Another puzzle requires providing a password to disable invisible lasers on another board that the player hasn't seen yet. (Oh, you know what I mean!) This amounts to writing down some symbols seen earlier and repeating them to little satisfaction. Wrong entries on the password prompt cause an instant death as well so be sure to write down any Skÿrc language when you see it.


Some of the puzzles also just get a little silly, which normally wouldn't be a thing, but here manages to dump some ice cubes onto the already rapidly cooling tension of the game. Sullo can find a gas mask, but it's designed for Skÿrc rather than humans and the anatomical differences mean it's not a good fit. This is solved by finding some glasses elsewhere jury-rigging it together in a way that I won't begin to try and comprehend.

Not only is is a bland puzzle, but it also raises a lot of questions about Sullo's mission. Skÿrc anatomy is different enough that their equipment requires modification for human use, yet apparently Sullo was just supposed to show up and do some spying without sticking out immediately?

At one point Bob turns to ZZT puzzles in the traditional sense. One room has security lasers which are nothing more than blink walls. A pile of boulders and sliders needs to be shoved around to be able to reach them, and care has to be taken to not only clear the path, but to be able to use some of those puzzle pieces to block the blink walls. While this is again not what I would have expected from the start of the game, or even as the tone shifts upon reaching the lower deck, it the clear winner of all the puzzles within Interstellar Police. the screen is densely packed and it took quite a number of attempts before I was finally able to block the lasers and make it to the rooms' exits.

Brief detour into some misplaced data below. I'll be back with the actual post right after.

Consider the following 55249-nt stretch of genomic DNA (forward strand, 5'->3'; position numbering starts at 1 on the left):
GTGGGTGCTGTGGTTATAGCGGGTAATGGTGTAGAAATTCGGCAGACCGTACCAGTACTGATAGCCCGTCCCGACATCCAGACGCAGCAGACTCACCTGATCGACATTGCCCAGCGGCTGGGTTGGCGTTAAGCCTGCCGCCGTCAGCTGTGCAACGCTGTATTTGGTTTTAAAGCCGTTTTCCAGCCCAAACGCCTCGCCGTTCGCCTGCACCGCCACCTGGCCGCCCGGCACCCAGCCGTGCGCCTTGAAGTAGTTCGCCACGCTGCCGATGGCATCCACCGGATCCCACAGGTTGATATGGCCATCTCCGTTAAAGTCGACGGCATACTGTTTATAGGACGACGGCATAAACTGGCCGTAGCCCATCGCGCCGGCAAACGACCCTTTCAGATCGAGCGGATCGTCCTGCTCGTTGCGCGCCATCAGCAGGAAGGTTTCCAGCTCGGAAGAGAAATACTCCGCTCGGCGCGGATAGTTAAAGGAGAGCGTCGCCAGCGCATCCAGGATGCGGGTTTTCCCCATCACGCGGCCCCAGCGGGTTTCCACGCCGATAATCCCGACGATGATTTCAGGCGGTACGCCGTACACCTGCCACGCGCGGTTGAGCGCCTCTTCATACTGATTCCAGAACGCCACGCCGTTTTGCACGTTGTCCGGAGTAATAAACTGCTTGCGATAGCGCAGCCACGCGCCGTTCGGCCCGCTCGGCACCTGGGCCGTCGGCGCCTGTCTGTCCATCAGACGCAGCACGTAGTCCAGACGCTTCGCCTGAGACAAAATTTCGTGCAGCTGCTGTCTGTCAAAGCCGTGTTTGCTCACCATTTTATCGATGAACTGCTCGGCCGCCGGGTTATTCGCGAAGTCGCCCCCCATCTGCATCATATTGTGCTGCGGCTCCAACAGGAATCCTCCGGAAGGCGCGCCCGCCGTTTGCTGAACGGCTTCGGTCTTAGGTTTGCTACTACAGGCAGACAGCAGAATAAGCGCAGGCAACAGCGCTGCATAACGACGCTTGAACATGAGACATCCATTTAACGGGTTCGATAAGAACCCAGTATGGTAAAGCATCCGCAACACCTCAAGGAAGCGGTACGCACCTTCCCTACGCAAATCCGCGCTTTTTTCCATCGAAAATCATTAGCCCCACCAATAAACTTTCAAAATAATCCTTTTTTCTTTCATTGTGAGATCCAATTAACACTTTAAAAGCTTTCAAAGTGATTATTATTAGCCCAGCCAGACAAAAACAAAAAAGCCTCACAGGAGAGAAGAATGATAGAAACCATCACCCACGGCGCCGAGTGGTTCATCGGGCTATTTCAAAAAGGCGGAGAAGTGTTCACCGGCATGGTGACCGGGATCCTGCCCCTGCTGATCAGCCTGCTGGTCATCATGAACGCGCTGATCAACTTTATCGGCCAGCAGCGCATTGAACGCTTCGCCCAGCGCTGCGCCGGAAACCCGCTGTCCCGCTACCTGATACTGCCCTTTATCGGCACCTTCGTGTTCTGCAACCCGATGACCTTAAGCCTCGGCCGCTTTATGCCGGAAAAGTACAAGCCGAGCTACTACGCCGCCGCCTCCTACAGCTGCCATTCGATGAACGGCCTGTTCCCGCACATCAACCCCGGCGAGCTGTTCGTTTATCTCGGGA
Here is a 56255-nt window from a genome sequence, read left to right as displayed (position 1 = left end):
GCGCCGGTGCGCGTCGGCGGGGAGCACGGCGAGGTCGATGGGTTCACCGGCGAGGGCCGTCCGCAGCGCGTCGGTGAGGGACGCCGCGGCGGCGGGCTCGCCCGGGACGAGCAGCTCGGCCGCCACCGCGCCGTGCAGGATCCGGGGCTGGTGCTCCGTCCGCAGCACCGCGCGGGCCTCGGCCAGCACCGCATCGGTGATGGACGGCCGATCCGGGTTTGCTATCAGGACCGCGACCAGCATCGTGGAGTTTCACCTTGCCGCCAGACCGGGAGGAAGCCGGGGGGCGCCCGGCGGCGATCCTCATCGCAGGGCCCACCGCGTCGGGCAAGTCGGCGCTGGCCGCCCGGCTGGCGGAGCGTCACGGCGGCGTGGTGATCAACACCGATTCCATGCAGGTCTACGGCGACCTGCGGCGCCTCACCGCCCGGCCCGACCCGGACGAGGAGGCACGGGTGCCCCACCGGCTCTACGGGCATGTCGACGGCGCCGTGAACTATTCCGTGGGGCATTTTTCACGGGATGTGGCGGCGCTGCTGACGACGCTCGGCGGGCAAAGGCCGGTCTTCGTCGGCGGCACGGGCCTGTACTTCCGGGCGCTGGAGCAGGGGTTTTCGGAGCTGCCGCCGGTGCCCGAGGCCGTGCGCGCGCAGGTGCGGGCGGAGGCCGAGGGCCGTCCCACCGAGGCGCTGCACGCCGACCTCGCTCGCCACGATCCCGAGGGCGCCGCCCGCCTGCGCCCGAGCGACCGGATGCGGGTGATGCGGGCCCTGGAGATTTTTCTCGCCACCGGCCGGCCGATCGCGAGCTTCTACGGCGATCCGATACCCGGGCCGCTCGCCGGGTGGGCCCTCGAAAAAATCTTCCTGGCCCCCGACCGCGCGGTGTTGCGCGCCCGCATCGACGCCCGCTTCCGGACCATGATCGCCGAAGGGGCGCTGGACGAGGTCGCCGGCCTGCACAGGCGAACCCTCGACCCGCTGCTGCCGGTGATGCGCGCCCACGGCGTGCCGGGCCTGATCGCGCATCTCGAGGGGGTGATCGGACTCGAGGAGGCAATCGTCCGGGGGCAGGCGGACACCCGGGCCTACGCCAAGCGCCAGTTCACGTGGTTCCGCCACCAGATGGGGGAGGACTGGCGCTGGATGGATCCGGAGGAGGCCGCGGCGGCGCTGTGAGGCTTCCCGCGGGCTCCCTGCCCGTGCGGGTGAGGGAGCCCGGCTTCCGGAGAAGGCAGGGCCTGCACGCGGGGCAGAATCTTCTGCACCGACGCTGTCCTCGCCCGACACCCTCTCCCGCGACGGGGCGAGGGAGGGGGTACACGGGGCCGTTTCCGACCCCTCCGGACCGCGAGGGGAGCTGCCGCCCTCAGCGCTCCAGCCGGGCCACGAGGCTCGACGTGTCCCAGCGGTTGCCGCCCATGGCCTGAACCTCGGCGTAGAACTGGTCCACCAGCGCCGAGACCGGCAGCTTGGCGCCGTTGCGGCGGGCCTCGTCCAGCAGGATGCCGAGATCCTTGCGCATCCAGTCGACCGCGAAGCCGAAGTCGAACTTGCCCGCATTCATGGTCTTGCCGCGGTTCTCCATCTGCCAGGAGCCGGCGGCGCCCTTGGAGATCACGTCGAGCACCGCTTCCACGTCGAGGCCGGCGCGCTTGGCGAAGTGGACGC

Nothing but respect for slider puzzles that are more fun than frustrating. The small scale of the components means that even with a lot of restarts from scratch there wasn't any misery to be had. It was short enough that I didn't want to bother with extra saves halfway through, making this bite-sized puzzle perfectly fulfill its role of impeding players without bringing the game to a halt.

In a supply closet packed with wood, gems, and boxes, Sullo finds an opened package that contains precisely one stone. It's another instance of a solution being delivered before a puzzle, intended to be used later on to block a door that shuts in front of Sullo after he's forced into activating a trap. The rock is actually represented as ammo meaning that the player has one shot available to them and needs to make it count. It's pretty obvious when it needs to actually be used, though the ability to use it at any time at least offers up an opportunity for players to experiment. Any such experiments will fail in the most mundane manner possible, as there's nothing in the game that reacts to being shot except the door it's intended for. The one and done nature means that even if devices were designed to react to the rock, it would still just amount to reloading immediately afterwards.

...Which is actually kind of silly since it's just an ordinary rock. If you throw a rock at a computer, you can pick up the rock. That's less of a point against Interstellar Police and more a genre problem with ZZT worlds that have a habit of making a gameplay mechanic out of the single shot mechanic (see Pop).

Page #1/2
1 2 >

Top of Page
Article directory
Main page